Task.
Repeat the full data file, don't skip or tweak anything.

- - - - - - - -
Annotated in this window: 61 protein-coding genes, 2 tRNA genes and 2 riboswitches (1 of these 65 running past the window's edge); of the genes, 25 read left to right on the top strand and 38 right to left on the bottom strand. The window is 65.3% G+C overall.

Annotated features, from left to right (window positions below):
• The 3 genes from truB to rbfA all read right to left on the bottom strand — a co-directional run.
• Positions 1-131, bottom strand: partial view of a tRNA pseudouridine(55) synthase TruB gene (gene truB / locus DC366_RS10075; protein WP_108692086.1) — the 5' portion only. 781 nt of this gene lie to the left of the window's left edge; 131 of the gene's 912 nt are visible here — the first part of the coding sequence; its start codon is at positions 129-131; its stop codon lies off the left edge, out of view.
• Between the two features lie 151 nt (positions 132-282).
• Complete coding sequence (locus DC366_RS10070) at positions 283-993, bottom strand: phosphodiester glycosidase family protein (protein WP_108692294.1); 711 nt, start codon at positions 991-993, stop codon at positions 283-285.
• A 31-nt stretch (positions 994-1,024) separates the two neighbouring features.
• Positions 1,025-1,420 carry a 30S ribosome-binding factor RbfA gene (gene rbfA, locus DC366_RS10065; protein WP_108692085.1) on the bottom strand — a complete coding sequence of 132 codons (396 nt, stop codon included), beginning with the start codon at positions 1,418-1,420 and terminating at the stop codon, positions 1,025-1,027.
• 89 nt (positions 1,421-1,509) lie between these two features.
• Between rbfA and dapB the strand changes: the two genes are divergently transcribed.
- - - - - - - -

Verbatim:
Annotated in this window: 61 protein-coding genes, 2 tRNA genes and 2 riboswitches (1 of these 65 running past the window's edge); of the genes, 25 read left to right on the top strand and 38 right to left on the bottom strand. The window is 65.3% G+C overall.

Annotated features, from left to right (window positions below):
• The 3 genes from truB to rbfA all read right to left on the bottom strand — a co-directional run.
• Positions 1-131, bottom strand: partial view of a tRNA pseudouridine(55) synthase TruB gene (gene truB / locus DC366_RS10075; protein WP_108692086.1) — the 5' portion only. 781 nt of this gene lie to the left of the window's left edge; 131 of the gene's 912 nt are visible here — the first part of the coding sequence; its start codon is at positions 129-131; its stop codon lies off the left edge, out of view.
• Between the two features lie 151 nt (positions 132-282).
• Complete coding sequence (locus DC366_RS10070) at positions 283-993, bottom strand: phosphodiester glycosidase family protein (protein WP_108692294.1); 711 nt, start codon at positions 991-993, stop codon at positions 283-285.
• A 31-nt stretch (positions 994-1,024) separates the two neighbouring features.
• Positions 1,025-1,420 carry a 30S ribosome-binding factor RbfA gene (gene rbfA, locus DC366_RS10065; protein WP_108692085.1) on the bottom strand — a complete coding sequence of 132 codons (396 nt, stop codon included), beginning with the start codon at positions 1,418-1,420 and terminating at the stop codon, positions 1,025-1,027.
• 89 nt (positions 1,421-1,509) lie between these two features.
• Between rbfA and dapB the strand changes: the two genes are divergently transcribed.